Slow Food Tour of Puglia
Slow Food Tour of Puglia
Enjoying an extravagant dinner the day before my slow food tour of Puglia wasn’t the brightest idea. However, it’s hard to keep away when the culinary offerings are so plentiful. Plus, the seafood selections in the coastal town of Bari – where the tour commences – are top notch.
Puglia is one of 20 regions in Italy – and according to the masses, it’s one of the best in terms of gastronomic finds.
Slow food is essentially a conceptthat embraces mindfulness – mindfulness in how we eat, where the food comes from, and how the food is produced and grown. There’s an emphasis on seasonality and wholesomeness, and traditional food production methods are cherished.
There really is no better place than Puglia to learn about (and indulge in) slow food. After all, some of Italy’s most renowned food products – such as burrata cheese and orecchiette pasta – originate from Puglia.
I meet the group, our lovely guide Susanna and charming driver Giuseppe, the next day and it quickly becomes evident that we will all get along just me. Perhaps we mesh well because there are only 12 of us, so it’s easy to get to know each other. Reasonable starting times each day help too. We never meet before 9am and all relish having the mornings to ourselves – to wander around whatever picturesque town we have overnighted in, to peruse local papers, or to taste local delights (one morning, for example, I try the most delicious Puglian custard- filled pastry called a bocconotto).
Although eating is an important aspect of the tour, sightseeing is a big factor too. Our first stop, the UNESCO-listed Castel del Monte, sets the bar high. We spend an hour wandering through the octagonal-shaped castle and the grounds, taking full advantage of the spectacular weather and snapping as many photos as we can of the clean lines of the castle against the indigo backdrop.
Clearly the stroll has whetted our appetites... and lunch delivers. Located in the agricultural town of Andria, Casei cio Olanda is a cheese-producing company managed by the Olanda family. A meal here is not limited to simply tasting the many cheeses on offer (burrata is one of Puglia’s most recognised food products and the Olanda family craft some of the best in the country). Guests can also learn about the history of the farm and the cheese-making procedures.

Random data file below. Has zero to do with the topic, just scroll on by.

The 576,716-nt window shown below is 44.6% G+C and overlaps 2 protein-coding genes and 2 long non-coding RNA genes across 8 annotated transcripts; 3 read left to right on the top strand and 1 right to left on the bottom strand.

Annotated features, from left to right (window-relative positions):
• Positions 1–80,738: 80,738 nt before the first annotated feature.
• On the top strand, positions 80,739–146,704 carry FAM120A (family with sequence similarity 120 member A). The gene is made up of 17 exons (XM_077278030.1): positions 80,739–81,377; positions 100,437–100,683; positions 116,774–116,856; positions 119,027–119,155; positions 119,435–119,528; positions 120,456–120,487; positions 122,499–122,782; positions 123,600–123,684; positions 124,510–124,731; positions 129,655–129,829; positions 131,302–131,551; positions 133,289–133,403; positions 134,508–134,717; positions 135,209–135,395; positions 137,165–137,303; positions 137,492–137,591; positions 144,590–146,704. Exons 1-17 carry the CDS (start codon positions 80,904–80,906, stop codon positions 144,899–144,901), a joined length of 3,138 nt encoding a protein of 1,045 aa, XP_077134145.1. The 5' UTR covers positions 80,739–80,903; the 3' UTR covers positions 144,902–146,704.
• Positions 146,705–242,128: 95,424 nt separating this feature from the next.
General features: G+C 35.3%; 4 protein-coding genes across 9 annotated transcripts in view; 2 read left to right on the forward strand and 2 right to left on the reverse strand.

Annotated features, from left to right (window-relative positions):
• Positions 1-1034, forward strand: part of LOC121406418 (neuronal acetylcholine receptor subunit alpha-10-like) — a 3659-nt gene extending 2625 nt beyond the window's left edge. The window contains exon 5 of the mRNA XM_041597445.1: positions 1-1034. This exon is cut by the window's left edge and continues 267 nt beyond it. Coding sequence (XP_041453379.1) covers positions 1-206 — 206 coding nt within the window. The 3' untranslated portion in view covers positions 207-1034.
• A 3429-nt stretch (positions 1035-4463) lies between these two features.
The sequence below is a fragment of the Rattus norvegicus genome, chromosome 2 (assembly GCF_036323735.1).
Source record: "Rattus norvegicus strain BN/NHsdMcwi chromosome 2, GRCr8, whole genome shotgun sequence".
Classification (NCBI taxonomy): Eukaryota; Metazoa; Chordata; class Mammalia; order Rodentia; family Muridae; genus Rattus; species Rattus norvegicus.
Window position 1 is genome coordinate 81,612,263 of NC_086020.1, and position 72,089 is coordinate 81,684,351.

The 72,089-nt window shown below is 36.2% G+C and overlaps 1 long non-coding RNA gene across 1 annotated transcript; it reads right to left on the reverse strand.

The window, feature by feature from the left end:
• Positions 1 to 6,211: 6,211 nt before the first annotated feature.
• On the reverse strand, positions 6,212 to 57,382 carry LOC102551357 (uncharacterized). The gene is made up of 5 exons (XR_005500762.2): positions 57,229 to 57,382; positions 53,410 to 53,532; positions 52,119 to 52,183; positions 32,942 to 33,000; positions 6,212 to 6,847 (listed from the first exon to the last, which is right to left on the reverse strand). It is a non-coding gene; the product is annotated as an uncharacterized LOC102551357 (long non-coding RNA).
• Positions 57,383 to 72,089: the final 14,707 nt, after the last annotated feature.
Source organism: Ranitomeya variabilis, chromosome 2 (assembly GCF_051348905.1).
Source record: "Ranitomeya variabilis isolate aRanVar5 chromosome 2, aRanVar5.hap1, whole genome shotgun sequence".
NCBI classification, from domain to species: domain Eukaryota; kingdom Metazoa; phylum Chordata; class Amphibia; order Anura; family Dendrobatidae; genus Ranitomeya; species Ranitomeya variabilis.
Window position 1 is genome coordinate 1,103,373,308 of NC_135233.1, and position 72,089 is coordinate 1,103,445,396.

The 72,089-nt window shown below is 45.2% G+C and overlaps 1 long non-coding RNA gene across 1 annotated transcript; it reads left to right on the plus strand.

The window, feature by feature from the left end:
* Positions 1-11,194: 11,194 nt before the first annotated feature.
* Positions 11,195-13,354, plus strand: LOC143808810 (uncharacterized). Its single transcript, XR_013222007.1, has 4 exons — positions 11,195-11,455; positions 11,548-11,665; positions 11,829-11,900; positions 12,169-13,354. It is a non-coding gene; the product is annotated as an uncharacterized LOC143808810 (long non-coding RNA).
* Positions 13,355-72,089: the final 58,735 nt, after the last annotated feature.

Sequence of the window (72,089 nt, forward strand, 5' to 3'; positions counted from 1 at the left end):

Learning about the cheese is fascinating. We watch two of the brothers skilfullytwist and turn buffalo curd into a variety of mozzarella shapes. Then, they get to the burrata. They dip their hands in and out
of the hot water, kneading the curd into patches of mozzarella as they go, which they then fill with velvety stracciatella and fasten up.
Lunch is astounding. First I plunge my fork into a burrata globule and the creamy stracciatella seeps out perfectly. Then,we feast on another Puglian specialty – orecchiette pasta. Dessert is cheesecake... of course.
Day two is chock full of sights and topped with a luscious dinner. We traverse the underground realm of Castellana Caves in the morning. Come lunchtime we explore the charming township of Alberobello, famous for its 14th century built trullis (distinctive cone-shaped dwellings made
out of limestone). By the afternoon we’re sampling local drops at I Pastini as the sun sets on another day.
Dinner that night is a memorableand lavish and affair at the Michelin- recommended Duca di Martina, located onsite at our hotel, the historic Relais Villa San Martino.
First we demolish eggplant and tomato- based orecchiette pasta topped with smoked bacon fragments. Then we devour tender ox cheek slow cooked in a Negramaro wine. We even manage to t in dessert... because after all, this is a culinary tour.
The 12 of us quickly get used to the ow of the tour. We marvel at the sights, we eat splendidly, we sip local wine, and we natter over long lush meals or whenever Giuseppe drives us from one highlight to another.
Matera, dubbed the City of Stones,is one of those pinnacle highlights I’ll be talking about for years to come. The group of us admire the hundreds of sassi (stone homes carved out of the cliffs and caves) while our enthusiastic local guide Martha shares her knowledge about this fascinating mostly-intact troglodyte settlement.
Of course the food and wine keeps coming. Half way through the trip we are treated to a delightful lunch at Masseria Ferri, located close to one of Puglia’s most pretty towns – the whitewashed Ostuni.
Charismatic cook and owner Rosa presents us with delightful snacks and teaches us how to make orecchiette pasta before feeding us (in true Italian style) way too much – tomato and ricotta orecchiette, pork mince rissoles, mozzarella-coated tapenade... we eat slowly so that we can’t it all in.
Our final dinner in the shing town of Gallipoli is bitter sweet. An immense storm cloaks the city and we race along the cobblestones streets to the seaside restaurant.
Seated inside we sample local sea urchin and fresh-caught fish while winds howland waves crash outside. Cosy and happy, we eat, drink, laugh and reminisce. We’ve formed a bond over food and wine – so it’s a fitting way to farewell each other.